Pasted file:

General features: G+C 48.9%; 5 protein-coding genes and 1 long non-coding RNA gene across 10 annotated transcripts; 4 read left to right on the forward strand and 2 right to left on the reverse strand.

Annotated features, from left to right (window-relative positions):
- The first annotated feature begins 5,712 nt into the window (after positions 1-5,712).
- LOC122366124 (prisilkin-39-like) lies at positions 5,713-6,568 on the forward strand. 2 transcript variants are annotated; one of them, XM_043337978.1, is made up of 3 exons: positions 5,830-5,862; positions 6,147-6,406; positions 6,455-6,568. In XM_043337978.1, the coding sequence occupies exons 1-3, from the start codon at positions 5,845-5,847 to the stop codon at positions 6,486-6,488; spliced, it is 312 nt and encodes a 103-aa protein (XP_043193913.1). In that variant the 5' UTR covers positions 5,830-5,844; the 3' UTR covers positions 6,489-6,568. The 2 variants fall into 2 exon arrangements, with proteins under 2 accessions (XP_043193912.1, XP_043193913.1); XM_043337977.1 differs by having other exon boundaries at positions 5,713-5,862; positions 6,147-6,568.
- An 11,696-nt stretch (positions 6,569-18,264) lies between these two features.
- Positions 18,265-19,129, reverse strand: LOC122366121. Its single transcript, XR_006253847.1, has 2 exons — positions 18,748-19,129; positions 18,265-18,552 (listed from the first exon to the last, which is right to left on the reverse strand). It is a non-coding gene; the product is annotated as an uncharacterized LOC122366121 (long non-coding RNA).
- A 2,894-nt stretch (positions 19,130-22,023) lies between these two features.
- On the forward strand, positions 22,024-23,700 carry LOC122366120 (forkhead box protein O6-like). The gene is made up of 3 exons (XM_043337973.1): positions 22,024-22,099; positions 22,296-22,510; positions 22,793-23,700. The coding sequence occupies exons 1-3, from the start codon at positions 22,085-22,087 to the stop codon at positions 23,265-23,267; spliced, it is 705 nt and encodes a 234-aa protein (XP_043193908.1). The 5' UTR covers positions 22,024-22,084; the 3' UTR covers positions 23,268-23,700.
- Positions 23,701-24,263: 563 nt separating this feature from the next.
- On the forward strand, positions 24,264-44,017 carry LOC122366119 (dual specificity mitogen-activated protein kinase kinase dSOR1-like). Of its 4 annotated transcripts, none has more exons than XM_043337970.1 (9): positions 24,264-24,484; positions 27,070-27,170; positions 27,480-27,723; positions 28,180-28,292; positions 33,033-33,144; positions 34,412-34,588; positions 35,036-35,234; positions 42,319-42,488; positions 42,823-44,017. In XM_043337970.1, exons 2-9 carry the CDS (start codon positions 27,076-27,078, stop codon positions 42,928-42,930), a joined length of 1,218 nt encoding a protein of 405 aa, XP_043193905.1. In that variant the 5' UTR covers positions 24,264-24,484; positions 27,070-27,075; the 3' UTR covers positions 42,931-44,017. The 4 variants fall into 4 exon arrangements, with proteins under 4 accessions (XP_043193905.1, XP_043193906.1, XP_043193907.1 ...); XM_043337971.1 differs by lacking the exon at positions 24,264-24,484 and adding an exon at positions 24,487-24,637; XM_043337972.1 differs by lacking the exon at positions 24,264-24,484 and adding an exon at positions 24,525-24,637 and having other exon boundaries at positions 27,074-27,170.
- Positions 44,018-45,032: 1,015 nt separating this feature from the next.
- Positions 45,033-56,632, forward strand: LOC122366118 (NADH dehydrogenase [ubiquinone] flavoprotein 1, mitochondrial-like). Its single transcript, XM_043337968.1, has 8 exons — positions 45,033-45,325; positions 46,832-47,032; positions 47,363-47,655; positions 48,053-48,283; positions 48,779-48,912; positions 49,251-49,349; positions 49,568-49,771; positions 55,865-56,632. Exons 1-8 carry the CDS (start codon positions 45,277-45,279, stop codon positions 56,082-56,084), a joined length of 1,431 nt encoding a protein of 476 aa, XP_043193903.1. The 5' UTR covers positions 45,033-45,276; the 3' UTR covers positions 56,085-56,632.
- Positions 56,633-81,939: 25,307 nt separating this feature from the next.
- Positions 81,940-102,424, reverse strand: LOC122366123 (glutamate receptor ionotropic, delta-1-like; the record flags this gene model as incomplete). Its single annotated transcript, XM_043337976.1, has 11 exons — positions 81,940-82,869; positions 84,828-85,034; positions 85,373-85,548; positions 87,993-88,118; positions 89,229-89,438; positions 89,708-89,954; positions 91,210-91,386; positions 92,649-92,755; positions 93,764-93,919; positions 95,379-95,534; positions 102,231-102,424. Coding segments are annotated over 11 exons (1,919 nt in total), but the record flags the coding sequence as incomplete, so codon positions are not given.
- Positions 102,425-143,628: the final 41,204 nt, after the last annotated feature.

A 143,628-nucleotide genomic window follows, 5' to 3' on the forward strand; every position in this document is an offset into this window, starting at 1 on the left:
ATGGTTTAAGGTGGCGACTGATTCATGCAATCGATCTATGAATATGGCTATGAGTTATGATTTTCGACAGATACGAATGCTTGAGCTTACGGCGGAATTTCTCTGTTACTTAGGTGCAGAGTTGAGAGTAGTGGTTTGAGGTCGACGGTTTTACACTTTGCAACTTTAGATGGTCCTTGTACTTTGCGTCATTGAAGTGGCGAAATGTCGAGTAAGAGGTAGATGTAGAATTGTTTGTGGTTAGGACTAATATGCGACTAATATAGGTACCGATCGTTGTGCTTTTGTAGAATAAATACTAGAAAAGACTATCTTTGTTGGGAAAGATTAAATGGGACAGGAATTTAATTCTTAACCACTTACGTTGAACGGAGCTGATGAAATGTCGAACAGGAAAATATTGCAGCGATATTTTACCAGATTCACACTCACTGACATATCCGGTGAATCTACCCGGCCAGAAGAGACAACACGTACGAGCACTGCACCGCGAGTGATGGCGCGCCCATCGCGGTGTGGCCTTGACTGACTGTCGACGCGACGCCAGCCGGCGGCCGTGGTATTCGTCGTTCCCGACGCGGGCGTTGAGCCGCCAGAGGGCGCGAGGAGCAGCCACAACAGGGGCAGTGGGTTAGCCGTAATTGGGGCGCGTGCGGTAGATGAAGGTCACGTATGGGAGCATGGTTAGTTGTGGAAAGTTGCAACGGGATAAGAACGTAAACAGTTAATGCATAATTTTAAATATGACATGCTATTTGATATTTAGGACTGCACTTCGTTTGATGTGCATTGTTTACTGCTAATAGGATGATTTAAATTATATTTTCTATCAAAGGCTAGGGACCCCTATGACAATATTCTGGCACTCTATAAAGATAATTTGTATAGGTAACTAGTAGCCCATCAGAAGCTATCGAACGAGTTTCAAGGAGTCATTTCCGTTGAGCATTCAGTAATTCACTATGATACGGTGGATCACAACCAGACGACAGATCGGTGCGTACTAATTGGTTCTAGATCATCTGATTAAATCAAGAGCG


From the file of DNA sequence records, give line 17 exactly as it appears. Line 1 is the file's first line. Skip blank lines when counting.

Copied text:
ATGGTTTAAGGTGGCGACTGATTCATGCAATCGATCTATGAATATGGCTATGAGTTATGATTTTCGACAGATACGAATGCTTGAGCTTACGGCGGAATTTCTCTGTTACTTAGGTGCAGAGTTGAGAGTAGTGGTTTGAGGTCGACGGTTTTACACTTTGCAACTTTAGATGGTCCTTGTACTTTGCGTCATTGAAGTGGCGAAATGTCGAGTAAGAGGTAGATGTAGAATTGTTTGTGGTTAGGACTAATATGCGACTAATATAGGTACCGATCGTTGTGCTTTTGTAGAATAAATACTAGAAAAGACTATCTTTGTTGGGAAAGATTAAATGGGACAGGAATTTAATTCTTAACCACTTACGTTGAACGGAGCTGATGAAATGTCGAACAGGAAAATATTGCAGCGATATTTTACCAGATTCACACTCACTGACATATCCGGTGAATCTACCCGGCCAGAAGAGACAACACGTACGAGCACTGCACCGCGAGTGATGGCGCGCCCATCGCGGTGTGGCCTTGACTGACTGTCGACGCGACGCCAGCCGGCGGCCGTGGTATTCGTCGTTCCCGACGCGGGCGTTGAGCCGCCAGAGGGCGCGAGGAGCAGCCACAACAGGGGCAGTGGGTTAGCCGTAATTGGGGCGCGTGCGGTAGATGAAGGTCACGTATGGGAGCATGGTTAGTTGTGGAAAGTTGCAACGGGATAAGAACGTAAACAGTTAATGCATAATTTTAAATATGACATGCTATTTGATATTTAGGACTGCACTTCGTTTGATGTGCATTGTTTACTGCTAATAGGATGATTTAAATTATATTTTCTATCAAAGGCTAGGGACCCCTATGACAATATTCTGGCACTCTATAAAGATAATTTGTATAGGTAACTAGTAGCCCATCAGAAGCTATCGAACGAGTTTCAAGGAGTCATTTCCGTTGAGCATTCAGTAATTCACTATGATACGGTGGATCACAACCAGACGACAGATCGGTGCGTACTAATTGGTTCTAGATCATCTGATTAAATCAAGAGCG